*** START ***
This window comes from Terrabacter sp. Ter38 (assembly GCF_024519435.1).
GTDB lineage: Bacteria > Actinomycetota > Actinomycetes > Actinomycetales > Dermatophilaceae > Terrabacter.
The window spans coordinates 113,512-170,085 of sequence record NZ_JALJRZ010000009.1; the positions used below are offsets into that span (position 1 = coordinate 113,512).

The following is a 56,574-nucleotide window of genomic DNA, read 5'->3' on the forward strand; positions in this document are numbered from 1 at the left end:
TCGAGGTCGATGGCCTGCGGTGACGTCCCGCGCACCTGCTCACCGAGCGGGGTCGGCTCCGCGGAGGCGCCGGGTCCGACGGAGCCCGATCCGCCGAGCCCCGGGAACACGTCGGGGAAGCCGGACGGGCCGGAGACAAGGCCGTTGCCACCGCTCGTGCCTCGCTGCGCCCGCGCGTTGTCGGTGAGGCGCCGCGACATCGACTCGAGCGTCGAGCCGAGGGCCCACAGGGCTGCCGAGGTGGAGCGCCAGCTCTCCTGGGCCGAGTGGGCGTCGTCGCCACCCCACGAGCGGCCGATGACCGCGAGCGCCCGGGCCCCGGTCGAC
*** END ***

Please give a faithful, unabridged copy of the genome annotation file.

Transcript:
This window comes from Terrabacter sp. Ter38 (assembly GCF_024519435.1).
GTDB lineage: Bacteria > Actinomycetota > Actinomycetes > Actinomycetales > Dermatophilaceae > Terrabacter.
The window spans coordinates 113,512-170,085 of sequence record NZ_JALJRZ010000009.1; the positions used below are offsets into that span (position 1 = coordinate 113,512).

The following is a 56,574-nucleotide window of genomic DNA, read 5'->3' on the forward strand; positions in this document are numbered from 1 at the left end:
TCGAGGTCGATGGCCTGCGGTGACGTCCCGCGCACCTGCTCACCGAGCGGGGTCGGCTCCGCGGAGGCGCCGGGTCCGACGGAGCCCGATCCGCCGAGCCCCGGGAACACGTCGGGGAAGCCGGACGGGCCGGAGACAAGGCCGTTGCCACCGCTCGTGCCTCGCTGCGCCCGCGCGTTGTCGGTGAGGCGCCGCGACATCGACTCGAGCGTCGAGCCGAGGGCCCACAGGGCTGCCGAGGTGGAGCGCCAGCTCTCCTGGGCCGAGTGGGCGTCGTCGCCACCCCACGAGCGGCCGATGACCGCGAGCGCCCGGGCCCCGGTCGAC